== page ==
Dr. Oz
Long work weeks, extensive commutes and increasing technology all contribute to the rising levels of stress in our lives, according to Dr. Kathleen Hall. Dr. Oz talks with Dr. Hall, director of the Stress Institute, about simple methods for reducing stress and living a balanced life.

Dr. Hall says a panic attack inspired her to leave her high-powered Wall Street life behind and spend a little time getting back to nature. After a year of living in a remote cabin on a 300-acre farm, Dr. Hall says she embarked on four years of clinical training to study the effects of stress. In her book A Life in Balance, she outlines the four roots of true happiness that she calls SELF-care. When you wake up in the morning, Dr. Hall says, think about SELF-care and when to fit it in during your day. "The four roots of life are amazing and simple ways to live," she says.

The Four Roots of SELF-Care:
  • Serenity—Dr. Hall says that any kind of serenity practice will help lower blood pressure and heart rate, as well as boost immunity and reduce pain. "Start with something small, like a five-minute meditation," she says. Decide to do something that will quiet your brain, such as sitting quietly, listening to music or repeating affirmations, she says. Another option she suggests is guided imagery, or thinking about a place where you are at peace, to lower your heart rate and get a sense of control.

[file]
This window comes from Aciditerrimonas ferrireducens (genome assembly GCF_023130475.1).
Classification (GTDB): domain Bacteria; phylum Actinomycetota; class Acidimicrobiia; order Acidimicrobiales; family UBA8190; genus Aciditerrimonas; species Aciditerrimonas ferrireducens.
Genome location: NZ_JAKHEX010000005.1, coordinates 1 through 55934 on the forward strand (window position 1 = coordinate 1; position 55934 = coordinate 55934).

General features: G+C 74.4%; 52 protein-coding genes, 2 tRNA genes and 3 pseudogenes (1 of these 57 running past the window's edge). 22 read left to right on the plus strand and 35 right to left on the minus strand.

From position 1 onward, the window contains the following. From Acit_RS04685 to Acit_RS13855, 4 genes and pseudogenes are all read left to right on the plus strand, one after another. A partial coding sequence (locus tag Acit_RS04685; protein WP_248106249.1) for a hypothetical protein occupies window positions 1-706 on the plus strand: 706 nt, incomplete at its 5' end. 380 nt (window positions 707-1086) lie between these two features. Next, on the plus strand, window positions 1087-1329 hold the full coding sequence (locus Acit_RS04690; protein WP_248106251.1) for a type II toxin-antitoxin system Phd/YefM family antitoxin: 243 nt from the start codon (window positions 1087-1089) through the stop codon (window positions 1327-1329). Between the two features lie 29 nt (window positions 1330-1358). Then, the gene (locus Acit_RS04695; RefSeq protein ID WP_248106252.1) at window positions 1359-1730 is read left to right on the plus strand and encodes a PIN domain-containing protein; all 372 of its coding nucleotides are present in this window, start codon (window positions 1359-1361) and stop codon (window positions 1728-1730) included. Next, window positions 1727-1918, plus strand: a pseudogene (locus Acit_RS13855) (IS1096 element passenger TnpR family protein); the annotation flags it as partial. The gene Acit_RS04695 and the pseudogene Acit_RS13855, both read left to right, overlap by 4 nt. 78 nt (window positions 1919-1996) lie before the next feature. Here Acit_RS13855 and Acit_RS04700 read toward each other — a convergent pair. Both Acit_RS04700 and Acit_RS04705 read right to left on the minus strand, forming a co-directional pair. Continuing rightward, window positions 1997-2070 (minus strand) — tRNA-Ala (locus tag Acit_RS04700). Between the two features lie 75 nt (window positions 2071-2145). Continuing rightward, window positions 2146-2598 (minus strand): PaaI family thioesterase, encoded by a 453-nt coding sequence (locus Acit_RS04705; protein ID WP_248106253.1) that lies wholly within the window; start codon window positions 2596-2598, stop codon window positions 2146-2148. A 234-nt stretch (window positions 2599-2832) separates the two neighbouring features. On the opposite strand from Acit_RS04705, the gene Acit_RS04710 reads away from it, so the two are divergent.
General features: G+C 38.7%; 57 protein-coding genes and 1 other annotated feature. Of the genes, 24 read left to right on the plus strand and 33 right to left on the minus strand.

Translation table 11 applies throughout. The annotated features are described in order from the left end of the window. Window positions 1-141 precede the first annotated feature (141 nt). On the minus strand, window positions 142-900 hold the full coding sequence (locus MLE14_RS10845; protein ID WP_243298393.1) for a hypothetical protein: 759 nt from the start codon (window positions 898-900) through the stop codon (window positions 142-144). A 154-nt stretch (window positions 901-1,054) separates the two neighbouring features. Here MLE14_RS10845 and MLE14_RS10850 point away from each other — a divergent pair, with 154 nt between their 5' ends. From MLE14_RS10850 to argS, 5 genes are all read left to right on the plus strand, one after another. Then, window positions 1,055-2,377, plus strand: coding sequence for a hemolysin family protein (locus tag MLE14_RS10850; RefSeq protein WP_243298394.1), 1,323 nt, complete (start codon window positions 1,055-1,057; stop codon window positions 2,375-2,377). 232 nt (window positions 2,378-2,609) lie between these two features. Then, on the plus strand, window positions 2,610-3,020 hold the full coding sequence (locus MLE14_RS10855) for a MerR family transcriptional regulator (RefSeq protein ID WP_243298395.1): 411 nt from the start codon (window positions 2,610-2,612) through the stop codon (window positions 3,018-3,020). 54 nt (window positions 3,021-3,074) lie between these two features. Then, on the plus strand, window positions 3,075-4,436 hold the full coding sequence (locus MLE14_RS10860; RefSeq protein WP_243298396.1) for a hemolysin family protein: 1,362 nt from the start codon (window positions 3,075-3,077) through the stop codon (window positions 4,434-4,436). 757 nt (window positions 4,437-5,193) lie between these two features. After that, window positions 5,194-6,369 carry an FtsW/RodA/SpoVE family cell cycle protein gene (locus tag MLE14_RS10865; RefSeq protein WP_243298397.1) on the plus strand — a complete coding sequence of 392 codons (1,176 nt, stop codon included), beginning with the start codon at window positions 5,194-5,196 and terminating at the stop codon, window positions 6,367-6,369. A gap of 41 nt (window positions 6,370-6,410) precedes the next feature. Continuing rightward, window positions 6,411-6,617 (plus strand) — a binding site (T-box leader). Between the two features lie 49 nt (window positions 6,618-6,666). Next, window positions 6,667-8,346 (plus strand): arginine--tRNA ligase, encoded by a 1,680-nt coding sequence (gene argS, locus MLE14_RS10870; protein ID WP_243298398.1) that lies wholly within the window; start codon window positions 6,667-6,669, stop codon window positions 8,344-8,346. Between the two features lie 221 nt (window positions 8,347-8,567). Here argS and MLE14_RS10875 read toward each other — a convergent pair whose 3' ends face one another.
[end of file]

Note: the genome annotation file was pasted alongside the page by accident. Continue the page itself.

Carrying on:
• Exercise—"We are meant to be in motion," Dr. Hall says. Any kind of movement, done three to four times a week for at least 20 minutes, can be beneficial for your health, she says. If running or other aerobic exercises don't motivate you to get moving, Dr. Hall encourages lower-impact exercises like yoga or tai chi.
  • Love—Community and group support are vital to living a balanced life, Dr. Hall says. "It just makes sense that we were meant to be with each other, especially after traumatic events," she says. To maintain community, Dr. Hall says you should get in touch with friends at least once a week for 20 to 30 minutes—a book club or walking group, or even a phone call, are great ways to find support, she says.
  • Food—Dr. Hall says that spending time with tribal shamans showed her how to look at food in a different way. "They believe that food is medicine, that it's nourishment," she says. Following a balanced diet and taking supplements that fill voids in your diet can be hugely healing and can change your quality of life, she says.